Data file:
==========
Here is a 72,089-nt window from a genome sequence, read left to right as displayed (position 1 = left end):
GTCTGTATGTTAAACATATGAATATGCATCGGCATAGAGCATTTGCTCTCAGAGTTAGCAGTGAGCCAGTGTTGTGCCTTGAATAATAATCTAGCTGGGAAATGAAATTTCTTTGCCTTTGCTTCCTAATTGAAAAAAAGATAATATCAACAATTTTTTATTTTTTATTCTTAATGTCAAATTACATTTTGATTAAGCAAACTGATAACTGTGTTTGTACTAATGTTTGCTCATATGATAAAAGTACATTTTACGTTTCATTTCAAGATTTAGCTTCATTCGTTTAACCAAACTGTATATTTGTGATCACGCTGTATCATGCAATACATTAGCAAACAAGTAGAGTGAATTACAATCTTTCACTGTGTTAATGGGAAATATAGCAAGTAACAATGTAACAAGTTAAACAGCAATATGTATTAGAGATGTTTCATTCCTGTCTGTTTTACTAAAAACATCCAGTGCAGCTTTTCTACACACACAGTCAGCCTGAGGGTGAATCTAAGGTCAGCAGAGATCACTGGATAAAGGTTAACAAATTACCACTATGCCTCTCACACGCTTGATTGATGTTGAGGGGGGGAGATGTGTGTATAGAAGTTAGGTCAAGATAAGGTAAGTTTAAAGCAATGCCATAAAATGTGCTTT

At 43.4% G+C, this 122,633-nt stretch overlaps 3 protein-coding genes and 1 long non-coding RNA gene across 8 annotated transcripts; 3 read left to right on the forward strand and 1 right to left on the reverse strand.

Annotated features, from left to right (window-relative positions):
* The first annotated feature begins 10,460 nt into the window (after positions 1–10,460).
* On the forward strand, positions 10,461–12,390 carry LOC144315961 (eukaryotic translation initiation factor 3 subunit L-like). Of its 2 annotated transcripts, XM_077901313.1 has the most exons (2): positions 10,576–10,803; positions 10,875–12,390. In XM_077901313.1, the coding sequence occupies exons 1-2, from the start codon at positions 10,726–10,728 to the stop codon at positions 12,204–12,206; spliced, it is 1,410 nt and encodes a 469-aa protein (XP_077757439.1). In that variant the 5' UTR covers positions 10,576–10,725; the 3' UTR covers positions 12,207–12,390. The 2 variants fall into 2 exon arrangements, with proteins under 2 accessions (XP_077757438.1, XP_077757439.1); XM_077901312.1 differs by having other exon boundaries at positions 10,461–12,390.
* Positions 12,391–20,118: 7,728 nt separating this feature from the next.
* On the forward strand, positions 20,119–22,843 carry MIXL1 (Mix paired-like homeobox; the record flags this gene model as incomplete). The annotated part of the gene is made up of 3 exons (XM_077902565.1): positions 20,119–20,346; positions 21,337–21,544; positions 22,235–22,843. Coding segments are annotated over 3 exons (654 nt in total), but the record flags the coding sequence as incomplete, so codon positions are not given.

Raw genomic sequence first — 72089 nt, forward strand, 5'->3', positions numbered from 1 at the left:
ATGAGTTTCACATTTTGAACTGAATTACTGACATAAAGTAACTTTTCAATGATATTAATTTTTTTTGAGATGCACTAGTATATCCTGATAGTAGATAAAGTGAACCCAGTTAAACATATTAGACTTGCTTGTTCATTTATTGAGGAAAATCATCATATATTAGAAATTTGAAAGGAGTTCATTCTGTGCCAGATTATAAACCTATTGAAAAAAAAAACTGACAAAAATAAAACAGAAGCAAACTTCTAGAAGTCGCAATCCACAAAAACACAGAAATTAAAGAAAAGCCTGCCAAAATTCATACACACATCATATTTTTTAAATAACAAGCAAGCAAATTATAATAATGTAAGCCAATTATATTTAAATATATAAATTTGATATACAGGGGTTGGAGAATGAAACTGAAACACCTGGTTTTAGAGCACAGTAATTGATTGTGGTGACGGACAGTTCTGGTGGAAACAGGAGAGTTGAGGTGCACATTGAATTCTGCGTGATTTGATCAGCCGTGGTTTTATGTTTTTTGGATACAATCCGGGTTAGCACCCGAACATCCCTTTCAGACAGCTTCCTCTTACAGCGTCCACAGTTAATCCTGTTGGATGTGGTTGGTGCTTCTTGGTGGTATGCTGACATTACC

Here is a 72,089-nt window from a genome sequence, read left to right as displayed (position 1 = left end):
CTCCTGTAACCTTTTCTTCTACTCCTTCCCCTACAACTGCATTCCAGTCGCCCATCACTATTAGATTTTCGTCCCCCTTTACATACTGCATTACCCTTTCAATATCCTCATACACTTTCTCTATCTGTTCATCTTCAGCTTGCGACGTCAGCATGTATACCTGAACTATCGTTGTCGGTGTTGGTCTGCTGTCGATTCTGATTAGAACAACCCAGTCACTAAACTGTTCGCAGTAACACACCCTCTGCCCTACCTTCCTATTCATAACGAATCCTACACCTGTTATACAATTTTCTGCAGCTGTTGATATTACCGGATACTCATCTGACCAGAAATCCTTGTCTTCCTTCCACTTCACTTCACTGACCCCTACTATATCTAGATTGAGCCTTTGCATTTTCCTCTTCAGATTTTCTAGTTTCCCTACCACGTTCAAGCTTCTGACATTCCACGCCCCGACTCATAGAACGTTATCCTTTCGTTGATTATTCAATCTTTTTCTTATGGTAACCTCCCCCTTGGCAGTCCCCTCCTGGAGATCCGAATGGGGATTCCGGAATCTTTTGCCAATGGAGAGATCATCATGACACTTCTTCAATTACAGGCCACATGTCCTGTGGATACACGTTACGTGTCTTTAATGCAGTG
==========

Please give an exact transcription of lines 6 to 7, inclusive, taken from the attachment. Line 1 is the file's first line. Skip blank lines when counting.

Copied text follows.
* On the forward strand, positions 10,461–12,390 carry LOC144315961 (eukaryotic translation initiation factor 3 subunit L-like). Of its 2 annotated transcripts, XM_077901313.1 has the most exons (2): positions 10,576–10,803; positions 10,875–12,390. In XM_077901313.1, the coding sequence occupies exons 1-2, from the start codon at positions 10,726–10,728 to the stop codon at positions 12,204–12,206; spliced, it is 1,410 nt and encodes a 469-aa protein (XP_077757439.1). In that variant the 5' UTR covers positions 10,576–10,725; the 3' UTR covers positions 12,207–12,390. The 2 variants fall into 2 exon arrangements, with proteins under 2 accessions (XP_077757438.1, XP_077757439.1); XM_077901312.1 differs by having other exon boundaries at positions 10,461–12,390.
* Positions 12,391–20,118: 7,728 nt separating this feature from the next.